Volume II Plate 4 - The Principal Temples at Medinet Habu ~ The ancient Egyptian name for Medinet Habu, in Arabic the "City of Habu", was Djamet, meaning "males and mothers." The holy ground in this area was believed to be where the Ogdoad, the four pairs of first primeval gods, were buried. It became the site of one of the most important temple complexes in Egypt.

Medinet Habu was both a temple and a complex of temples and was one of the earliest places to be associated with the worship of Amun-Re., the "King of Gods". Initially, a small temple to Amun-Re was constructed on the site of an earlier structure by the 18th Dynasty Egyptian rulers Hatshepsut and Tutmosis III. Next to their temple Ramesses III built Medinet Habu's massive monument, the Ramesses III Great Temple. Ramesses III enclosed both the small temple and Great Temple within a massive mud-brick enclosure that included storehouses, workshops, administrative offices, and residences of priests and officials. It's walls over many years became a place of refuge.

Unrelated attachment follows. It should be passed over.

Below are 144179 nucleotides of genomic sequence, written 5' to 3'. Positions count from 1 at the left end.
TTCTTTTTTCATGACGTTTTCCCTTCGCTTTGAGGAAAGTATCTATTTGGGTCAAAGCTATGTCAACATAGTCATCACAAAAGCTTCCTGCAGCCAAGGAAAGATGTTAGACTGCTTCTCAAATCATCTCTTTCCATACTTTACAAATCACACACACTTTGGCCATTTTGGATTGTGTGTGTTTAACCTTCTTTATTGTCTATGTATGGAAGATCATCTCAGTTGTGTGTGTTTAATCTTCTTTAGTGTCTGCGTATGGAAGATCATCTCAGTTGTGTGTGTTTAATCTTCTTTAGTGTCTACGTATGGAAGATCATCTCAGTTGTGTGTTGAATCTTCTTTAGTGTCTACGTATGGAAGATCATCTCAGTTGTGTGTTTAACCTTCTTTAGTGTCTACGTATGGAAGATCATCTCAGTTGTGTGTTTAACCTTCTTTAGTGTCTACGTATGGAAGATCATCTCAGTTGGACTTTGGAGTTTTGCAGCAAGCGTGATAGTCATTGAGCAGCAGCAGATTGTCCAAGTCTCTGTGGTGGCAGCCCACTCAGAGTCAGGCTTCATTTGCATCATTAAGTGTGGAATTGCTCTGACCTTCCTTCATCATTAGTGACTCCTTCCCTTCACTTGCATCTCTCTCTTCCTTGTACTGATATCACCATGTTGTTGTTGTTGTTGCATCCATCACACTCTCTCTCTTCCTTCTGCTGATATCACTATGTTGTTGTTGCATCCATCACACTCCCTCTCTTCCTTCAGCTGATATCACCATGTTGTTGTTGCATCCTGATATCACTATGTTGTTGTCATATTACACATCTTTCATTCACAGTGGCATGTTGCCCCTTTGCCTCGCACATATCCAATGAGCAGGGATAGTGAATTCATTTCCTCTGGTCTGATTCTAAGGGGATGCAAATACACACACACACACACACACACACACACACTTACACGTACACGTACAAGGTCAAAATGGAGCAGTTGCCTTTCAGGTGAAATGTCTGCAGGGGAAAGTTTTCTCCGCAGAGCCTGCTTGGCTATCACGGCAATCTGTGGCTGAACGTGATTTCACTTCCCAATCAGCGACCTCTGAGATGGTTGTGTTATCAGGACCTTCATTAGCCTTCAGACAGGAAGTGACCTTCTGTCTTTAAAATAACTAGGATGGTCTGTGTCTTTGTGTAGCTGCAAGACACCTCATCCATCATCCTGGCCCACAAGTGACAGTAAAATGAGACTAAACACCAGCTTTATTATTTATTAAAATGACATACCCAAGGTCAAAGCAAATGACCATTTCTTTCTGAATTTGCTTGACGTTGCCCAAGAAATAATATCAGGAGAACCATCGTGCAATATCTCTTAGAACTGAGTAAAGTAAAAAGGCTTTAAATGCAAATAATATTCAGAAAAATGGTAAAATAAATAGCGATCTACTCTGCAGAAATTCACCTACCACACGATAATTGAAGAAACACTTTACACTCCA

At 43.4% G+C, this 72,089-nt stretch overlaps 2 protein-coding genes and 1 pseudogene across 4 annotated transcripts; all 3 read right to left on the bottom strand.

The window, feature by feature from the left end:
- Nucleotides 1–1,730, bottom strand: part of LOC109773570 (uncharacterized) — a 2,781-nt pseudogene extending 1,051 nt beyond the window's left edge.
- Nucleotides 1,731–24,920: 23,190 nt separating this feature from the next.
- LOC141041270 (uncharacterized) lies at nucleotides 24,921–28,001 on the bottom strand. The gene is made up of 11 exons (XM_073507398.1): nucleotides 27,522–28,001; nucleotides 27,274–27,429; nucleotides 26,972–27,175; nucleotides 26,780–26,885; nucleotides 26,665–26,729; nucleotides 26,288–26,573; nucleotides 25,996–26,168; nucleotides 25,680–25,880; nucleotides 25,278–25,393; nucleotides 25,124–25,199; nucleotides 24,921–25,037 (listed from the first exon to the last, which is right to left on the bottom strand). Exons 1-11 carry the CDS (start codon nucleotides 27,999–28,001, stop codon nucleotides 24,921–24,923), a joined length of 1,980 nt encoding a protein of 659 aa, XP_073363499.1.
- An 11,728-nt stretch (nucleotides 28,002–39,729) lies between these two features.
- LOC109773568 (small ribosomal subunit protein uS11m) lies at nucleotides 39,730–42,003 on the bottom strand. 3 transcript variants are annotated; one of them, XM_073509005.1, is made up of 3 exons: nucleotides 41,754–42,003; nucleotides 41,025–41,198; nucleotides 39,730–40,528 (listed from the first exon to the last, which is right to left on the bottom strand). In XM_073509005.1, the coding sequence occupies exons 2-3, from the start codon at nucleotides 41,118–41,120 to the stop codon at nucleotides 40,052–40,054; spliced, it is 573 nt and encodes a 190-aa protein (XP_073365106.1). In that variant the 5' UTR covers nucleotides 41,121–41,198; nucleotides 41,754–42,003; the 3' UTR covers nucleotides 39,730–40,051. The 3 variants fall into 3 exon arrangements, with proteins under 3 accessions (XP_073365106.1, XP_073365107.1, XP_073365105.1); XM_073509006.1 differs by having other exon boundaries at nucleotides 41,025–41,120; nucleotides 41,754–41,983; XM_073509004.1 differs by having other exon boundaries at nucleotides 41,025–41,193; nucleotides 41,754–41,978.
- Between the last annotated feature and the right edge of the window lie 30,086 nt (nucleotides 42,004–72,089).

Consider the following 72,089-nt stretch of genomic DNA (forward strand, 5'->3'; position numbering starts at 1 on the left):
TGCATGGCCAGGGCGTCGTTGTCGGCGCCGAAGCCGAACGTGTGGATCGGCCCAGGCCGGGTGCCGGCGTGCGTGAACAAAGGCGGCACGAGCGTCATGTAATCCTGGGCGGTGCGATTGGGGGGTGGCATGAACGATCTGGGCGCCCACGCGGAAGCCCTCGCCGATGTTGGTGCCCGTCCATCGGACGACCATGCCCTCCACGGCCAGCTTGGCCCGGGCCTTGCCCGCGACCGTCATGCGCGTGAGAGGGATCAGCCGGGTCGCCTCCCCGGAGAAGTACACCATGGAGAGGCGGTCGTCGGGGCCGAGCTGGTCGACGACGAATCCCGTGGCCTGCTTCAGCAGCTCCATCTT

The upper rooms of the gate-house functioned as a kind of royal retreat or harem, its walls were graced with representations of the king relaxing with his concubines and wives.

Framed 36 inches x 48 1/2 inches ~ $3,025